The coronavirus has claimed another retail victim: this time, it’s Ascena Retail Group, which filed a voluntary Chapter 11 petition Thursday.
The company said the pandemic has “disrupted meaningful progress” to optimize its balance sheet and accelerated the need for a proactive step to protect the business. The filing wasn’t unexpected, though there was speculation surrounding it for the last two months, and credit analysts raised questions of possible refinancing risks back in March.
As part of the filing, made in a bankruptcy court in Richmond, Virginia, Ascena has secured $150 million in new money as part of its debtor-in-possession financing facility. The new money, plus cash on hand and cash flow from ongoing operations, should suffice for its operational and restructuring needs, Ascena said. The company has also secured what it calls a restructuring support agreement, or RSA, with the approval of over 68 percent of its secured term lenders. The agreement essentially restructures the company’s debt and lowers the total by $1 billion.
“The RSA formalizes our lenders’ overwhelming support for a comprehensive plan to deleverage our balance sheet, right-size our operations and inject new capital into the business,” Ascena’s interim executive chair Carrie Teffner said. “We expect to move through this process on an expedited timeframe as our talented leadership team, established over the last year, stays focused on generating profitable growth and driving value for customers and stakeholders.”
Ascena will close additional stores as part of the restructuring, as well as shut its Catherines plus-size operation. The company has entered into an agreement with City Chic Collective Limited to sell the Catherines intellectual property assets and transition the operation to an e-commerce business, subject to higher offers in a bankruptcy court auction. Ascena didn’t state how many more stores it will close for its remaining retail nameplates, though it did say the store closings will include a “significant number of Justice stores and a select number of Ann Taylor, Loft, Lane Bryant and Lou & Grey stores.” The company also said it will exit its stores across the brands in Canada, Puerto Rico and Mexico. Previous speculation is that a total of 1,200 doors will be closed.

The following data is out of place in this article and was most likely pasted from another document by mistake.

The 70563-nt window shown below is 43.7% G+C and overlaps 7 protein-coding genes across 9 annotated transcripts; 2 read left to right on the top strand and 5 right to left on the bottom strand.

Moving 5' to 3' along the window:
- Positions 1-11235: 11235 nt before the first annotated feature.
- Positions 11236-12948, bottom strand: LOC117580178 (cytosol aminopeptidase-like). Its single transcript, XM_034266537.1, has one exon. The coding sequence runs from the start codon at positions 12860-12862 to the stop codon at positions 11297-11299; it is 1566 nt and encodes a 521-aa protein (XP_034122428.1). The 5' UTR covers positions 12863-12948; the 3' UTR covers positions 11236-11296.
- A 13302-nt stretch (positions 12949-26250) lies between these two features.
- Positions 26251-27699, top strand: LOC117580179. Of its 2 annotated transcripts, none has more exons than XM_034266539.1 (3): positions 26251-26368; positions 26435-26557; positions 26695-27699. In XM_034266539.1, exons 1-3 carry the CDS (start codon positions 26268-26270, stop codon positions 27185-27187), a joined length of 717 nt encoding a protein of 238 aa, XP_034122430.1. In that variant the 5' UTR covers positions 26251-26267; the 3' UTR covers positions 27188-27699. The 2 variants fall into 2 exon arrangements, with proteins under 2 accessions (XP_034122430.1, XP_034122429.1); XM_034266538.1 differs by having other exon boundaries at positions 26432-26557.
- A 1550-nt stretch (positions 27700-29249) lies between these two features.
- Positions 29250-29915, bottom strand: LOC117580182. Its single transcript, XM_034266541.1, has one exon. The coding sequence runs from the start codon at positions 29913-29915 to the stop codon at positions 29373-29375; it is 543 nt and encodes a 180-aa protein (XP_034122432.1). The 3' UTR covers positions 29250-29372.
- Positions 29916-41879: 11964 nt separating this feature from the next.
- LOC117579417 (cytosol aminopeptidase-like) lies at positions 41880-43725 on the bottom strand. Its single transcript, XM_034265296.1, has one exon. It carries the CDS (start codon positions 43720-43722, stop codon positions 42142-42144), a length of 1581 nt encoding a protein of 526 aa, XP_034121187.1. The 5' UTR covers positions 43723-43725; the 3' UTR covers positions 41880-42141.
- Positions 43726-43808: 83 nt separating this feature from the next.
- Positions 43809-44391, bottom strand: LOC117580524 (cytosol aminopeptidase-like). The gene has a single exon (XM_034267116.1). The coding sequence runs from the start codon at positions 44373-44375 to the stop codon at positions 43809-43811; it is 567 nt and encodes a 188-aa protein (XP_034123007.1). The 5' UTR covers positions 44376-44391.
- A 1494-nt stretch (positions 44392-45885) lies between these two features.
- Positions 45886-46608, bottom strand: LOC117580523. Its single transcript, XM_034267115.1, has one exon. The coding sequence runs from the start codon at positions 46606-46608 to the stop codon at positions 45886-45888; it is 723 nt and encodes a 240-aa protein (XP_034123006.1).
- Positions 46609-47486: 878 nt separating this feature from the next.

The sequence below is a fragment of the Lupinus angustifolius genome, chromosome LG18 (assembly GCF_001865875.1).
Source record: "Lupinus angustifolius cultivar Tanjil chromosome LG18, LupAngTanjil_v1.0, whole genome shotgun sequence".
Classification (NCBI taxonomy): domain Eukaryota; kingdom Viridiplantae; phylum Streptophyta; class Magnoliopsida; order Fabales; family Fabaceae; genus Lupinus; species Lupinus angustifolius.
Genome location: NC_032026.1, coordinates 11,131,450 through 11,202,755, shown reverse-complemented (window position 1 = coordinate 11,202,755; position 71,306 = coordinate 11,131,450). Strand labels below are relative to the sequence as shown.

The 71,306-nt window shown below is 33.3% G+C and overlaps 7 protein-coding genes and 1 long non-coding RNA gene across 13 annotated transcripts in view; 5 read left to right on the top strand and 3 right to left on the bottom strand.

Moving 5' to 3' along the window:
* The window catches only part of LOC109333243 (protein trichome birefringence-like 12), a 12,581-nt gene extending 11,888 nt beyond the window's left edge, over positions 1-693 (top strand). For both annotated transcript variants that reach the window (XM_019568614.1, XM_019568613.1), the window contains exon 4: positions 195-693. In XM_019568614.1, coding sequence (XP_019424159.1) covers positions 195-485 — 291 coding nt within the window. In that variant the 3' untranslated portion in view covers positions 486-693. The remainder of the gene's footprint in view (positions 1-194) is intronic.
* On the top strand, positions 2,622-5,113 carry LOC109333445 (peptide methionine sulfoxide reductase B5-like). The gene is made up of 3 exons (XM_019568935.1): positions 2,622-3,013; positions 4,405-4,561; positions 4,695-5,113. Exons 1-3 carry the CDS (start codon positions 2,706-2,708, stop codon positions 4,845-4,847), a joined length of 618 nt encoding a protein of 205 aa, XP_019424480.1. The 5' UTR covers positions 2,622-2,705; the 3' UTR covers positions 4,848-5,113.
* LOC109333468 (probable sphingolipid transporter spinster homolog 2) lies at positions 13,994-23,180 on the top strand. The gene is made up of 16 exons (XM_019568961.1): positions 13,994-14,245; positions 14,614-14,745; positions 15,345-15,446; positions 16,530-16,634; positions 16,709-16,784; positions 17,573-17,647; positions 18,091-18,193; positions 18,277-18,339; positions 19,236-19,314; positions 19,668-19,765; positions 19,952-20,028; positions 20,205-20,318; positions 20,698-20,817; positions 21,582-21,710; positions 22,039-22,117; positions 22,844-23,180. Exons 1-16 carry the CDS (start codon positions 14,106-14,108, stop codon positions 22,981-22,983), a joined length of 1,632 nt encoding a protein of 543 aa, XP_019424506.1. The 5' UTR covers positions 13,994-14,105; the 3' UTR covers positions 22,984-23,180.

“Ann Taylor, LOFT, Lane Bryant, Justice and Lou & Grey have incredibly loyal customers who are at the center of everything we do. These iconic brands have significant long-term potential and we continue to deliver on their mission to provide all women and girls with fashion and inspiration to live confidently every day,” CEO Gary Muto said. “This comprehensive restructuring, as well as the actions we are taking to optimize our brand portfolio and store fleet, mark a new start for our company and will allow us to expand our customer-focused strategies across her mobile, online, and store experiences.”
He added, “We have a clear vision for our future and we will continue delivering meaningful experiences for our customers each and every day. We look forward to our continued partnerships with our valued vendors, landlords and other stakeholders as we emerge from Chapter 11, and this pandemic, as a stronger company.”